Why is Big Business Interested in TikTok?

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TikTok, a platform where some 50 million U.S. daily users share short-form videos, has been receiving attention in the media as the Chinese-owned company searches for a U.S. buyer. The app is not only a way for consumers to pass time during quarantine; rather, it is a prime opportunity for food businesses to advertise in new ways.

However, if you haven’t downloaded the app yet, now’s the time as The U.S. Commerce Department said will ban TikTok and WeChat from U.S. app stores on Sept. 20 and will bar the apps from accessing essential internet services in the U.S., reported CBS News (Sept. 18).

The Battle for TikTok

On Sept. 13, Oracle beat Microsoft Corp in the battle for the U.S. arm of TikTok with a deal structured as a partnership rather than a sale to try to navigate geopolitical tensions between Beijing and Washington, reported Reuters (Sept. 14).

Walmart had previously teamed up with Microsoft in an unsuccessful bid.

ByteDance, TikTok’s Chinese owner, had been in talks to divest the U.S. business of the app to Oracle or a consortium led by Microsoft after President Trump ordered the sale in August, saying he might otherwise shut it down.

After Microsoft said it had been informed by ByteDance that the Chinese firm would not be selling it TikTok’s U.S. operations, Walmart said it would talk further with ByteDance and “other interested parties.”

For Walmart, a relationship with TikTok could enhance its position in the battle against Amazon in e-commerce and online advertising.

“TikTok is valuable because it’s used every day by kids…so as long as they (Walmart) gear their ads towards the audience on TikTok, it will be a success and they could be a real leader in advertising and e-commerce,” said Randy Hare, portfolio manager at Huntington Private Bank.

In the U.S., TikTok advertisers currently place video ads for merchandise, including some food brands, but can also pay for promoted “hashtag challenges,” where users post videos about the brands’ products.

A partnership with the app would “give Walmart a compelling edge over both Amazon and Google, who struggle to help consumers discover new products they didn’t know they needed. That’s the true power of social commerce,” said Scott Smigler, president of e-commerce marketing agency Exclusive Concepts.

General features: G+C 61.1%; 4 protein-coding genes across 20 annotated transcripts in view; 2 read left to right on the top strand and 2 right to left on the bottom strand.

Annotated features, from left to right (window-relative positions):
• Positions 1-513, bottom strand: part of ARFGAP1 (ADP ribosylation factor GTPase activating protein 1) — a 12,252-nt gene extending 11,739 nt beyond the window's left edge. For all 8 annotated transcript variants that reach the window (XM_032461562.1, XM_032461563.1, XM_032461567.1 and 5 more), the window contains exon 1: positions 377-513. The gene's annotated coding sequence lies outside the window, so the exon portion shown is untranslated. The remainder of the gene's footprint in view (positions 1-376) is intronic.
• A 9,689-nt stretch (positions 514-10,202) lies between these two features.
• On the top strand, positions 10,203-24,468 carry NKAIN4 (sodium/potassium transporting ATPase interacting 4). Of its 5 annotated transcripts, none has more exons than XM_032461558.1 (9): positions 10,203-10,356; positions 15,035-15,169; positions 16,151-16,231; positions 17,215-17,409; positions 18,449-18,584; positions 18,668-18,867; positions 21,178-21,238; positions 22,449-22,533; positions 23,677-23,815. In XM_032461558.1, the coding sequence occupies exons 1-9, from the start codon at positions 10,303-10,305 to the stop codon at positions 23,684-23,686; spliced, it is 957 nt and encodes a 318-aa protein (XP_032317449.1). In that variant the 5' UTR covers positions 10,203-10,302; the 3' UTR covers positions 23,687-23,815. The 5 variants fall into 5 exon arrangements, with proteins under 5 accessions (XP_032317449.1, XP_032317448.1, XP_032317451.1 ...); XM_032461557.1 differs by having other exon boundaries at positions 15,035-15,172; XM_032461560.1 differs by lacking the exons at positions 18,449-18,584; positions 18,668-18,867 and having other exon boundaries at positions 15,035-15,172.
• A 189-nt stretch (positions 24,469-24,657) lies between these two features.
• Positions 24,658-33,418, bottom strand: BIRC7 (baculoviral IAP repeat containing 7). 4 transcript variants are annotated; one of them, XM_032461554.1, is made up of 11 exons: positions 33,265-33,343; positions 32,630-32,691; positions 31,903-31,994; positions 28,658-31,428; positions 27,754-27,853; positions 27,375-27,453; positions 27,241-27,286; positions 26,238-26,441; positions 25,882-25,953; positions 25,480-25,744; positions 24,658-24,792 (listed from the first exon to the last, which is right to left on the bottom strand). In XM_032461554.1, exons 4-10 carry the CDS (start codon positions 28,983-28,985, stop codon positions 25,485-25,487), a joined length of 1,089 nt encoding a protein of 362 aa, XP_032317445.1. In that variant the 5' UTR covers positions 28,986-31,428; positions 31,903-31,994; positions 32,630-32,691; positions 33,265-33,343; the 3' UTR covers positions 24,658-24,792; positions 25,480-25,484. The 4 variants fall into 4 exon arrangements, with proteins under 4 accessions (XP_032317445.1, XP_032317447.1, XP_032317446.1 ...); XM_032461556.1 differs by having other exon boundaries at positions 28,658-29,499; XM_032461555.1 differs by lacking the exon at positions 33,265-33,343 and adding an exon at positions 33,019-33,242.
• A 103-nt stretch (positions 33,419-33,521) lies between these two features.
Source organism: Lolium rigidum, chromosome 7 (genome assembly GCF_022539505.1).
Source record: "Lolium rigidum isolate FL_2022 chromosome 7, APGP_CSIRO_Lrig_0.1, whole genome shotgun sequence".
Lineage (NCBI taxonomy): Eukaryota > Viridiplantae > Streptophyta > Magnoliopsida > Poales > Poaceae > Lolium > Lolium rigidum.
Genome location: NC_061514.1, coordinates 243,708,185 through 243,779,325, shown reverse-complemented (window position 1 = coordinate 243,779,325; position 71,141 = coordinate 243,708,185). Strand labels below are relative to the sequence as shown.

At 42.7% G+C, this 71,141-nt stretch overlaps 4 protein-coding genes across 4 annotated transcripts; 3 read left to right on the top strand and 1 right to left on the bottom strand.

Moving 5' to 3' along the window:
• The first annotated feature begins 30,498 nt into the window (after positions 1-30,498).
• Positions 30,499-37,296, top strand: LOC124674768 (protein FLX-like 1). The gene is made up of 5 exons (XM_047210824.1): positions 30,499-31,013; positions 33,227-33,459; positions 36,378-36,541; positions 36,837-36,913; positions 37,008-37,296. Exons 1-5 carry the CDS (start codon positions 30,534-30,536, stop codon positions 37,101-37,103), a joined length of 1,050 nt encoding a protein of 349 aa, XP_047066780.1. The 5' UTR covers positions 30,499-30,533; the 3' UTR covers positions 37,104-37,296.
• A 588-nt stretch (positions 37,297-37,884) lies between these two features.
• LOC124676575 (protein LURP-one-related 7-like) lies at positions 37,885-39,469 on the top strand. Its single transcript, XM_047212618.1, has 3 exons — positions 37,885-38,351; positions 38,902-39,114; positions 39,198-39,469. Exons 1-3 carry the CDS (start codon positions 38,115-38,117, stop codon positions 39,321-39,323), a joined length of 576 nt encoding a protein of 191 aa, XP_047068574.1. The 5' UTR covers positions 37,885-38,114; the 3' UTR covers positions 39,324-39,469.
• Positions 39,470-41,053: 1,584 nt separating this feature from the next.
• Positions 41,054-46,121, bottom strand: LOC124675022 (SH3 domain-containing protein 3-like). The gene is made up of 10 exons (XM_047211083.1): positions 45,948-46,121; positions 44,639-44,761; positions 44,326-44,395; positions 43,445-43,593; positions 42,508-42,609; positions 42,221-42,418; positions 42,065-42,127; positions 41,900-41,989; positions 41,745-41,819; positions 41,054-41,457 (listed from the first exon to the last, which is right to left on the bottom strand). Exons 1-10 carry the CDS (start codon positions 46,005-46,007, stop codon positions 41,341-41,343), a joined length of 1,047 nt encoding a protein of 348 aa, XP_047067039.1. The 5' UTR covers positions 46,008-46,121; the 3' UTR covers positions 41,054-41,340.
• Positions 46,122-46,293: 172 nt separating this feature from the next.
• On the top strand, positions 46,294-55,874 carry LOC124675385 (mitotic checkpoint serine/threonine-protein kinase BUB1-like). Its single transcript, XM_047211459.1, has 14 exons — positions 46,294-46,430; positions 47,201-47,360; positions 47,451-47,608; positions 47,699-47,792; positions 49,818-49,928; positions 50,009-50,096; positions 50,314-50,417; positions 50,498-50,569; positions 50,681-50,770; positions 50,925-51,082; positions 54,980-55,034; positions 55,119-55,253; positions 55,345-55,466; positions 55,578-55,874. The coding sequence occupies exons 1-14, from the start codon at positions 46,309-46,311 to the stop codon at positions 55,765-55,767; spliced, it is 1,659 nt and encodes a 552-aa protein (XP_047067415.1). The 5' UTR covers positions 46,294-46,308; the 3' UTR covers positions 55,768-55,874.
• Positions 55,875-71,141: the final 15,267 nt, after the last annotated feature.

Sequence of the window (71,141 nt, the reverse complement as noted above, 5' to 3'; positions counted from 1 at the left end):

The partnership would also help the company attract a broader and younger audience. The average age of Walmart shoppers is 47, according to data from Kantar, while TikTok’s audience tends to skew younger with most users being Millennial or Gen Z.

Types of Content Businesses Can Utilize

There are several types of content brands can utilize when marketing on TikTok, reported Forbes.

First, companies can create videos that are likeable, shareable, and can even go viral. Authenticity is key on the platform as many videos are less produced—made with phones cameras and natural lighting.

Videos are also a chance to interact with an audience as a group of people rather than a business. Users prefer to watch people and not objects. Comedy and relatability are also key components that should be used when creating a video. Users share and like content that they understand and can relate to, unlike traditional advertising.

User generated content is another method of promotion that can be used. Users can recreate a brand’s video, use its products in their own videos, and record responses to videos. This is where influencers can become particularly useful.

TikTok has plenty of influencers with large followings and highly engaged audiences. Brands should strategize about how would be a good partner by taking note of influencers who have worked with similar brands or products to their own, or who is active in the desired industry.

Additionally, as of June 25, TikTok launched its new advertising platform called TikTok For Business, which serves as a marketing hub for business accounts.

Different types of ads include TopView, which is the ad users see when the first open the app; infeed videos, or ads that pop up between user content; brand takeovers; hashtag challenges; and branded effects that businesses can put into the foreground or background of videos.

Food Brands Successfully Using TikTok

One company that has been taking advantage of TikTok is Dunkin’. Dunkin’ struck a deal with TikTok star Charli D’Amelio this month, reported Insider (Sept. 2). Sixteen-year-old D’Amelio, also known as the most followed TikToker with nearly 80 million fans on the app, has become the unofficial face of the brand’s influencer advertising.

D’Amelio’s unsponsored pro-Dunkin’ posts gave the company over 294 million free TikTok views. The teen received her own Dunkin’ merchandise and the company even sent her a custom cold brew tap for her home.

D’Amelio and Dunkin’ also recently debuted “The Charli,” her own custom menu item. D’Amelio’s fans can only get “The Charli” on the Dunkin’ app, which is a chance for Dunkin’ to attract new customers to download it and set up an account.

Chipotle has also done their share of TikTok advertising. For example, the chain partnered with top YouTuber David Dobrik—who also frequently posts on TikTok—as well as other influencers during The Big Game on Feb. 2.

The company used the influencers for a “TikTok Timeout” campaign, promoting videos during timeouts throughout the game to compete with traditional advertisements for viewers’ attention, reported AdAge.

In addition, Chipotle has created other, easily accessible challenges, including the Chipotle Lid Flip and Guac Dance challenges, which had over 300 million and 1 billion views respectively in May.